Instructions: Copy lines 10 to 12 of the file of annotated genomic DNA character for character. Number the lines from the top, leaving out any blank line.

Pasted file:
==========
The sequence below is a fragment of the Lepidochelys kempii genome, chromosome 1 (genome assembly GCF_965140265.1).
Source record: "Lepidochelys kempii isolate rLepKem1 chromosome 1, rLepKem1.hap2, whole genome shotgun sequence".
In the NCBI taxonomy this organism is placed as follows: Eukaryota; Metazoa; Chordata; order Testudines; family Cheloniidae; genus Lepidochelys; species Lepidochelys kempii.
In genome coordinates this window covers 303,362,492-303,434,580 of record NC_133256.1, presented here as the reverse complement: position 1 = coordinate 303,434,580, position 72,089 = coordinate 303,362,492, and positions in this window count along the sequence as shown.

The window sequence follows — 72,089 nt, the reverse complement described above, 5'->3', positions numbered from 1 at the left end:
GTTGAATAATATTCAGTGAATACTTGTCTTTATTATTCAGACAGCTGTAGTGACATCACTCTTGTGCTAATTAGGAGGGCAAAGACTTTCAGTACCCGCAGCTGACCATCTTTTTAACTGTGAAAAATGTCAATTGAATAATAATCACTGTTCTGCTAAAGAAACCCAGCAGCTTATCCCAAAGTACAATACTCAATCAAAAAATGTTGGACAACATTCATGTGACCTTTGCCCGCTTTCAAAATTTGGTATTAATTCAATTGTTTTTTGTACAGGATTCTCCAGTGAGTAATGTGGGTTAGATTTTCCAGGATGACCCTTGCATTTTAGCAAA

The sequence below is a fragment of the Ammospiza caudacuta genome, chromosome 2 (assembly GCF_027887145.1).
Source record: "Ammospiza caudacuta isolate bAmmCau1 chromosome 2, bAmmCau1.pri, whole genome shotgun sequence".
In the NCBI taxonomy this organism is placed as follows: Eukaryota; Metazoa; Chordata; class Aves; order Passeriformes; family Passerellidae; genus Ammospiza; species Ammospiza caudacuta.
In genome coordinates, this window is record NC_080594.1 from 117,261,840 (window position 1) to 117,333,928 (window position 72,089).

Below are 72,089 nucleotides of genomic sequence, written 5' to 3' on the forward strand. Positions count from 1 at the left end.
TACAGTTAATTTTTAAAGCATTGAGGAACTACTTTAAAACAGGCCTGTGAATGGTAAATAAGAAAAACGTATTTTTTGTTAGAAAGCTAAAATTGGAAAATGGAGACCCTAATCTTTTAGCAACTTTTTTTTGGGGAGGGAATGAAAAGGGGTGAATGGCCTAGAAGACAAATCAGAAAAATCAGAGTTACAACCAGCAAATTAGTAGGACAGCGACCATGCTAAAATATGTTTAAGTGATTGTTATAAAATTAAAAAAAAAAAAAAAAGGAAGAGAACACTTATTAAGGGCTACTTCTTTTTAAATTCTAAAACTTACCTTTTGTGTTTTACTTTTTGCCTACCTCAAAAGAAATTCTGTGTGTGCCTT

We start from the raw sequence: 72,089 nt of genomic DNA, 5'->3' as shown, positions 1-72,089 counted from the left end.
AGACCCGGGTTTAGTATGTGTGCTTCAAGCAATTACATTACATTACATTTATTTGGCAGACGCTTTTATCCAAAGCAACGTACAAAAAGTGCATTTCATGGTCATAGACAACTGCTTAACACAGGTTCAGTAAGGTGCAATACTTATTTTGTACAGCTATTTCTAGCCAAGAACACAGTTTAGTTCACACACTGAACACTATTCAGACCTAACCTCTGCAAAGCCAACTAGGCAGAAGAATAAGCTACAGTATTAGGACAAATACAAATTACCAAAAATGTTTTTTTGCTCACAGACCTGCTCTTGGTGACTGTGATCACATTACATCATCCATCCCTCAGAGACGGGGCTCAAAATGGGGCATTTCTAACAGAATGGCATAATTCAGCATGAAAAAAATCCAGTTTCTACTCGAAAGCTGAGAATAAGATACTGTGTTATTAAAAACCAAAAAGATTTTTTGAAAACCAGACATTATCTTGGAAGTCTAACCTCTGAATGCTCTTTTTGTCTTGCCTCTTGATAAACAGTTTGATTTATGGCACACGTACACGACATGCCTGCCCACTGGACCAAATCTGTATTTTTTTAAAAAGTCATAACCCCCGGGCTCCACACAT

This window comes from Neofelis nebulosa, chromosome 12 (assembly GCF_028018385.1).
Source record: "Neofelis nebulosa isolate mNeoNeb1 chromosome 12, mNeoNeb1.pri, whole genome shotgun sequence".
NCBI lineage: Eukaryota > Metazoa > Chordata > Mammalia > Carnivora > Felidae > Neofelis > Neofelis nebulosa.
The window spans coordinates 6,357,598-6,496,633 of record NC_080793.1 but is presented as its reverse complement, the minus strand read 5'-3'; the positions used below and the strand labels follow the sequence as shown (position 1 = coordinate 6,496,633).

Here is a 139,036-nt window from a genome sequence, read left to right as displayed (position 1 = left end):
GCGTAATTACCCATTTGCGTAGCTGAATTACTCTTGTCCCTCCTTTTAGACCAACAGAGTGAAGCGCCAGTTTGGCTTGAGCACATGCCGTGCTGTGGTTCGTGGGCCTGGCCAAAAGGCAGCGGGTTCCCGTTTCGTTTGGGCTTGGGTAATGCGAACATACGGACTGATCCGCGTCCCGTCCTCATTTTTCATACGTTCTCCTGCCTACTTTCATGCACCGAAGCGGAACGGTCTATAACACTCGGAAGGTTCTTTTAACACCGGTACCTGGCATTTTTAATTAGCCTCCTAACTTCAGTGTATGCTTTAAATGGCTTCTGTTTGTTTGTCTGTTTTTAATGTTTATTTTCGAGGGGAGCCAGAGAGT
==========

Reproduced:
In genome coordinates, this window is record NC_080594.1 from 117,261,840 (window position 1) to 117,333,928 (window position 72,089).

Below are 72,089 nucleotides of genomic sequence, written 5' to 3' on the forward strand. Positions count from 1 at the left end.
TACAGTTAATTTTTAAAGCATTGAGGAACTACTTTAAAACAGGCCTGTGAATGGTAAATAAGAAAAACGTATTTTTTGTTAGAAAGCTAAAATTGGAAAATGGAGACCCTAATCTTTTAGCAACTTTTTTTTGGGGAGGGAATGAAAAGGGGTGAATGGCCTAGAAGACAAATCAGAAAAATCAGAGTTACAACCAGCAAATTAGTAGGACAGCGACCATGCTAAAATATGTTTAAGTGATTGTTATAAAATTAAAAAAAAAAAAAAAAGGAAGAGAACACTTATTAAGGGCTACTTCTTTTTAAATTCTAAAACTTACCTTTTGTGTTTTACTTTTTGCCTACCTCAAAAGAAATTCTGTGTGTGCCTT